Poppy seeds are quite popular in the cuisine of Friuli-Venezia Giulia, but are seen very rarely in regions outside of Northeastern Italy. These seeds are obtained from the opium poppy. but have no narcotic effect! They can be used whole or ground, or pressed to produce poppy seed oil.
Poppy seeds are used in many cuisines of Central Europe – Austrian, Czech, Hungarian, German and Slovac. There appearance in the cuisine of Friuli-Venezia Giulia is one more example of the influence of these areas on the foods of this region of Italy.
The city of Trieste lies on the Adriatic, and throughout history was a very active trading port, as Austria lavished money and attention on the principal port of the Hapsburg and then Austro-Hungarian empire. Here, spices of all types arrived to be carried north to Austria, Germany and elsewhere in Central Europe. These spices were often transported by cramars, traveling peddlers who lived in the mountains of Carnia in the northernmost section Friuli-Venezia Giulia. Originally settled by the Celts, who brought with them a talent for land management, and began by raising livestock in this region. When winter approached, and grazing was limited, these pig farmers would load up with spices, leave their families behind and made a difficult trek north through the Alps to Austria and Germany to pick up some additional income by selling their wares.
As many of these spices were believed to have medicinal benefits, these cramars became a sort of medicinal healer as well, selling mixtures of spices and dried herbs as remedies. Any of these spices that were not sold ended up being used in the kitchens of this region. You see them in many baked sweets, breads, and salad dressings, just as you do here in the US, but they also appear in pastas and sauces.
This recipe is a variation of one from “La Terra Fortunata”, by Fred Plotkin. I used my favorite potato gnocchi recipe, which I have posted before, by Jody Adams. Also, in “La Terra Fortunata”, the photo of the recipe indicates that speck is used, but the recipe itself does not include it. I do. Montasio cheese was not available for me, so I used a combination of cheeses from northeastern Italy, a grana and two types of Piave, a younger and a more aged (stravecchio) version.
This was one of my favorite recipes to play with – I made gnocchi with my 19 year old son Colin and his girlfriend Kelly, both visiting during his spring break. Once the potatoes are cooked, the gnocchi takes only minutes when you have a few willing hands to help. Colin is living on his own next year at college, and is looking to pick up some cooking tips. He is planning on making a big batch of these, and freezing them. But this sauce is great over pasta as well, so if he doesn’t quite get around to making the gnocchi, he’ll still have one dish up his sleeve!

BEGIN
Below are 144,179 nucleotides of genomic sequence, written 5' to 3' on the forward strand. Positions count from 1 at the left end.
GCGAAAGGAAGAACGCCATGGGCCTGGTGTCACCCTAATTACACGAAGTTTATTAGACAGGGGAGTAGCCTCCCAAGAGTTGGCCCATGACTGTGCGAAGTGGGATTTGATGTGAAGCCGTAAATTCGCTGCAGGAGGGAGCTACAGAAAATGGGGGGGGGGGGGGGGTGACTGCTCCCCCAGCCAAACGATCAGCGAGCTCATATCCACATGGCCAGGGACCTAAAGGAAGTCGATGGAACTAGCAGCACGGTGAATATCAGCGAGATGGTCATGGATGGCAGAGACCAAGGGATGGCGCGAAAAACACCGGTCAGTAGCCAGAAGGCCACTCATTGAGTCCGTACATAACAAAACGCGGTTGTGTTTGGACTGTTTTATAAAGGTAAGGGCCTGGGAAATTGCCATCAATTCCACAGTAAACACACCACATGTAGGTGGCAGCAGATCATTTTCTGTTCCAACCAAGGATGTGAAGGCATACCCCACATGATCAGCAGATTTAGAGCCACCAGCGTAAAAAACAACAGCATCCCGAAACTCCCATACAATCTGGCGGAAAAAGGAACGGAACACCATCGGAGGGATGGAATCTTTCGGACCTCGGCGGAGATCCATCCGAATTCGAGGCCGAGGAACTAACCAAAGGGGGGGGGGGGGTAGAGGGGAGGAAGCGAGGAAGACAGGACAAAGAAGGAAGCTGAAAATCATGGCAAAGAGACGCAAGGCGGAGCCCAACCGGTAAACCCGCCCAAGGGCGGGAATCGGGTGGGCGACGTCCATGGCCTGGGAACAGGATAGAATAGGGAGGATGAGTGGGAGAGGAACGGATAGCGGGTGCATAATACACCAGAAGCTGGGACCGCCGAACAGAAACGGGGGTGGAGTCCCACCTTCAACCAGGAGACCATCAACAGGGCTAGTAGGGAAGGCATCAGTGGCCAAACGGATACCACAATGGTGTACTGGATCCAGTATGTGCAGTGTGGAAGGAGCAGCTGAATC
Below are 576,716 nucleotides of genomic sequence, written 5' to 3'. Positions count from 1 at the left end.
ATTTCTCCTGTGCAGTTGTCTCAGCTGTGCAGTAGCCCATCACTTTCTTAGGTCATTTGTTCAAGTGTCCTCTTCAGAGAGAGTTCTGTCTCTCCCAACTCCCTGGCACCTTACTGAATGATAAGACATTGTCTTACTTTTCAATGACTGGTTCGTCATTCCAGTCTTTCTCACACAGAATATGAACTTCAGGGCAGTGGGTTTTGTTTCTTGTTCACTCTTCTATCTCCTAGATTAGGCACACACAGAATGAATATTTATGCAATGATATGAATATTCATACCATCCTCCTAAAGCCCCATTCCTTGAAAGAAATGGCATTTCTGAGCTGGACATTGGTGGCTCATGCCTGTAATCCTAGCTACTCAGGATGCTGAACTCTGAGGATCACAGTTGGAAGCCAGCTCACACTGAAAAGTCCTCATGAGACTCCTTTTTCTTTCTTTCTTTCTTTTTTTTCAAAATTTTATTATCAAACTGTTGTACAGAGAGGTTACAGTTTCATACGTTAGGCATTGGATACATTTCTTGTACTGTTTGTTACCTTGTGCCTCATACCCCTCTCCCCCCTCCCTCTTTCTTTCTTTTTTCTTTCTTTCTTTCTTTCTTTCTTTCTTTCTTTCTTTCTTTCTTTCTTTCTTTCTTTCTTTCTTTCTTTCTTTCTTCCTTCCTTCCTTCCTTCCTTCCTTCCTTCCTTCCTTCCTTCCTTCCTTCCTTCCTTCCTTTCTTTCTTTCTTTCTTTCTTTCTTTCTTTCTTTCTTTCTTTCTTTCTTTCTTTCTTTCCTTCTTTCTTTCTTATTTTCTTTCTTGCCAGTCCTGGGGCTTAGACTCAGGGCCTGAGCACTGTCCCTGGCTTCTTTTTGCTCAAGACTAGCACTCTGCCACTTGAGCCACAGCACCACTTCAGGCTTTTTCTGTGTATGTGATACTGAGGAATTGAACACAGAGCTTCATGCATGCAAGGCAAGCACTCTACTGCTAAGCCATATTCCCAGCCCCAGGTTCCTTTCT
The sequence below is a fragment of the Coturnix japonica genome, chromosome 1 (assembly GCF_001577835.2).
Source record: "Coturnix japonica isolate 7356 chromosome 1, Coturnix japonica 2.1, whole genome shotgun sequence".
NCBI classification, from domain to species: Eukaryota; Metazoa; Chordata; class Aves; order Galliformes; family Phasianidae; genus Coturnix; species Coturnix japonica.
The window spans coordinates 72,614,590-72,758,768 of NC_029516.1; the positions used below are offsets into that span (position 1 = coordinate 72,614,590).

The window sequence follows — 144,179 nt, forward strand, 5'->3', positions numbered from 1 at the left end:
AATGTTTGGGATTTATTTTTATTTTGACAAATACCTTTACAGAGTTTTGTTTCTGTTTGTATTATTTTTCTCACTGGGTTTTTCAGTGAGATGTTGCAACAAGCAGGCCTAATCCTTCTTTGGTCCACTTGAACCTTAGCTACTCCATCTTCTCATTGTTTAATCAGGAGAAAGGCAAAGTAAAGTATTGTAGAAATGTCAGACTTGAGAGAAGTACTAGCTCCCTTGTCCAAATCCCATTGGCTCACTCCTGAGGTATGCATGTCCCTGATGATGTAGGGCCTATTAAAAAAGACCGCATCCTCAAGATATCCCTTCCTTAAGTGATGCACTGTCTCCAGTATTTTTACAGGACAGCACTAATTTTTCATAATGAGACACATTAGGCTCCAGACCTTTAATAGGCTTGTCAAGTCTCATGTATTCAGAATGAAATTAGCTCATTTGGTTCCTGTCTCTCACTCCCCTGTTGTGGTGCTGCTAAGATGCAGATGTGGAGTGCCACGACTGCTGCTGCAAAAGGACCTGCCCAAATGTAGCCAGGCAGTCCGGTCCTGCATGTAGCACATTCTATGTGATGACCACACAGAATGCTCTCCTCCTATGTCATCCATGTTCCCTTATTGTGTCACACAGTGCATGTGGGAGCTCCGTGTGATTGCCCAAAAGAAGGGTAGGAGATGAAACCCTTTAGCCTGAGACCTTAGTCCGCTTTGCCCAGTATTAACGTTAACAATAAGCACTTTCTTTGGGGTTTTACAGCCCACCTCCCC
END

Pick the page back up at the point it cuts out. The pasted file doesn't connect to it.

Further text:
Gnocchi con Crema di Montasio, Speck, e Semi di Papavero
Serves 4 to 6
1 recipe Potato Gnocchi
2 cups grated cheese, an assortment of aged and semi-aged: Montasio, Piave, Grana
1/3 cup light cream
1 tablespoon poppy seeds
4 ounces speck or prosciutto, roughly chopped
Set a large pot of water over high heat and bring to a boil.
Heat the cream over medium heat in a large saute pan to just a simmer. Add the grated cheese and stir gently while everything melts. Turn off the heat.
When the water comes to a boil, salt until the water is salty like sea water. Add the gnocchi to the pot. Do not crowd too much; cook in batches. As soon as the gnocchi float to the top, remove them with a slotted spoon or spider, and add to the saute pan with the cheese.
When all the gnocchi has been cooked, add the poppy seeds and speck. Turn on the heat to medium, and stir to heat through. Serve immediately.
Fred Plotkin suggests serving the gnocchi in a frico flower for a more elegant presentation. The instructions for a frico flower are below. I don’t think Colin will be using this presentation at college.
Makes 4 flowers
1 cup grated grana or Parmiggiano Reggiano cheese
A 7” square of plastic or cardboard
Two 5” bowls
Parchment paper or Silpat
Preheat oven to 350°.
To make the mold: Using a piece of cardboard, or a sheet of plastic, cut a circle 7” in diameter. Cut a second circle, 5” in diameter, in the middle of the 7” circle. You will use the outer ring, not the 5” circle.
Place a piece of parchment paper or a silpat on a sheet pan. Place the ring on one half of the sheet pan, and sprinkle 1/4 of the cheese in a very thin layer over the empty circle in the middle. Carefully, lift the ring off, leaving a thin circle of grated cheese. Repeat on the other side of the sheet pan.
Place the sheet pan in the oven, and cook until the cheese has melted and is just beginning to brown. Remove from oven, and quickly (the cheese needs to be warm) carefully lift each circle and place in a 5” bowl. Allow to cool, and the circle will harden in the shape of the bowl.
Repeat to make the last two flowers.